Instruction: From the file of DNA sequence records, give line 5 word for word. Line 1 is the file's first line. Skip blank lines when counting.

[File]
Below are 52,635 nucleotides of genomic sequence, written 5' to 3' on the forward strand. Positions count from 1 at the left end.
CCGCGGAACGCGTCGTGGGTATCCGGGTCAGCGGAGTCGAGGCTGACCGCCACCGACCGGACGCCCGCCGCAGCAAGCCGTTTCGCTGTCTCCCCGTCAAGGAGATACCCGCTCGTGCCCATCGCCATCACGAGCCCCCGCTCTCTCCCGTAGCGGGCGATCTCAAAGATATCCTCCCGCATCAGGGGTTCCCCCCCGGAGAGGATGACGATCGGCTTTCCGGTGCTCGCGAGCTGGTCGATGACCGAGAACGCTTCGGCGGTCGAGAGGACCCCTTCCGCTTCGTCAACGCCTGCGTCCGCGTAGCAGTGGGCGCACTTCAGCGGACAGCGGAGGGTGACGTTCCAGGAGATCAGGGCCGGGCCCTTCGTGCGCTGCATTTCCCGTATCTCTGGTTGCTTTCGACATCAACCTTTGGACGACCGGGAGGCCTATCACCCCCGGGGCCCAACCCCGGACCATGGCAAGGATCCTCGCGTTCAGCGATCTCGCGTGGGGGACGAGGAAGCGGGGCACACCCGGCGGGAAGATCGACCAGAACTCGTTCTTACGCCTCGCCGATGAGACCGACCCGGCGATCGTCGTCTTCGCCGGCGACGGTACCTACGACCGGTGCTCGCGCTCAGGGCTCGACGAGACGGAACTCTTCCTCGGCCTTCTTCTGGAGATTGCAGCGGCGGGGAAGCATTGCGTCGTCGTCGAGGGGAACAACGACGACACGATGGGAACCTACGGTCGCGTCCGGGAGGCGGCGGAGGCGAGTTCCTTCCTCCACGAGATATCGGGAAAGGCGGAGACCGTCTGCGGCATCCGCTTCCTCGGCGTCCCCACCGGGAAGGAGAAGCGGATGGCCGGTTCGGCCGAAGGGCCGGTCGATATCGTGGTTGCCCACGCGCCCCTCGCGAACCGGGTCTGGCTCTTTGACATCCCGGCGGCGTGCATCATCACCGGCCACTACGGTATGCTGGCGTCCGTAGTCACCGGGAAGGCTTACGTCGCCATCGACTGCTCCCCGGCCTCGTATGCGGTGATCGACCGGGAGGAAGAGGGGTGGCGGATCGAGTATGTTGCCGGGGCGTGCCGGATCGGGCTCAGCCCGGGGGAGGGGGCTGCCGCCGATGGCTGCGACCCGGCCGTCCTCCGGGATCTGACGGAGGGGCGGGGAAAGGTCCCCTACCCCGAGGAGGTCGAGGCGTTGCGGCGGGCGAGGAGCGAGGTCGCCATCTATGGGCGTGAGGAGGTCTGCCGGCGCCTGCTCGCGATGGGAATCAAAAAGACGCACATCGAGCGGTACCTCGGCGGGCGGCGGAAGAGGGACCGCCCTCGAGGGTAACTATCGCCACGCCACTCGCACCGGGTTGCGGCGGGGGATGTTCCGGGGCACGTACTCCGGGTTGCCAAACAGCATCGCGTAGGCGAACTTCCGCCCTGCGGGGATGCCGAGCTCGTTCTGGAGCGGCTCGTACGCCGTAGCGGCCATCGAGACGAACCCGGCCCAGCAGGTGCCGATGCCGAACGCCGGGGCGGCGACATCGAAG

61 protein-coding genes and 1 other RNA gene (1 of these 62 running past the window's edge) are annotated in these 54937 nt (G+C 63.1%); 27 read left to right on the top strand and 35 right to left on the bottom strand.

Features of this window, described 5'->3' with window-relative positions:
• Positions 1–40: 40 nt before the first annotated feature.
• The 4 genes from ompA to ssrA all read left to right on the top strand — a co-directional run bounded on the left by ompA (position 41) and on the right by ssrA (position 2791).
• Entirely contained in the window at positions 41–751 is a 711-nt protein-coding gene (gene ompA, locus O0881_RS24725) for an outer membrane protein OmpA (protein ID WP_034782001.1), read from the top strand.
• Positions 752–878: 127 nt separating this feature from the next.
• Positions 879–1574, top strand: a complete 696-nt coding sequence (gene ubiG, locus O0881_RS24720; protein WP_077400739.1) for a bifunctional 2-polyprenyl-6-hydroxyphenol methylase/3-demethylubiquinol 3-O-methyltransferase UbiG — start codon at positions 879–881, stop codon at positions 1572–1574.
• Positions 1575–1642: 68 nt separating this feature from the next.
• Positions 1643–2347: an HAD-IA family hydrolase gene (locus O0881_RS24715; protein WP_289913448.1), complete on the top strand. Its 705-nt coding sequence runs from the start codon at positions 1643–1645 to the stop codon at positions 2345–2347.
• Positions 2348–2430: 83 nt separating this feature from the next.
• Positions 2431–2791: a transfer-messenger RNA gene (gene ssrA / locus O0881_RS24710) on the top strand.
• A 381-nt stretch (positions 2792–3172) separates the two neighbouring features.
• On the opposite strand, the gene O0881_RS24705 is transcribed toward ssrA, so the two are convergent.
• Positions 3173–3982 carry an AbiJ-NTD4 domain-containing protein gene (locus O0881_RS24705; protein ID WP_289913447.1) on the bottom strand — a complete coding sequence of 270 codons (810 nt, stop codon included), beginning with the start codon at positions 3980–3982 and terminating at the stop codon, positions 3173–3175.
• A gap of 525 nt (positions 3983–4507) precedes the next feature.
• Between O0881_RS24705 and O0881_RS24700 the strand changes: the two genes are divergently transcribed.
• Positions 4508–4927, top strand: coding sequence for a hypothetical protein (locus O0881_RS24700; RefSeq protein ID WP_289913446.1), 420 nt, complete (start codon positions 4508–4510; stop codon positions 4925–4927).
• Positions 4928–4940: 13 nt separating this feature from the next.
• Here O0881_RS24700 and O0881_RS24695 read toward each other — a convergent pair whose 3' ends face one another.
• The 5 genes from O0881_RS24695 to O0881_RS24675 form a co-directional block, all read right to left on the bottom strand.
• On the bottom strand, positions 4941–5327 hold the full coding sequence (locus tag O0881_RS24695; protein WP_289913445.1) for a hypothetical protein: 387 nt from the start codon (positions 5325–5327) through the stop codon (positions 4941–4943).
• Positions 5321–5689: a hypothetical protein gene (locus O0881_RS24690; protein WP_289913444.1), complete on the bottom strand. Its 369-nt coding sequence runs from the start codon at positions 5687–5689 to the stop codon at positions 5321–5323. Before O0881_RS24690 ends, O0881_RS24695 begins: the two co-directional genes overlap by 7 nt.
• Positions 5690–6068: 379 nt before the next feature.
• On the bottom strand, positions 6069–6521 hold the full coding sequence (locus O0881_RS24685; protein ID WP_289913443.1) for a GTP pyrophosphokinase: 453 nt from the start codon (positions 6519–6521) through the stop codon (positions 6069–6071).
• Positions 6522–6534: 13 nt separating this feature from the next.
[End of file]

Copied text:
• Positions 1–40: 40 nt before the first annotated feature.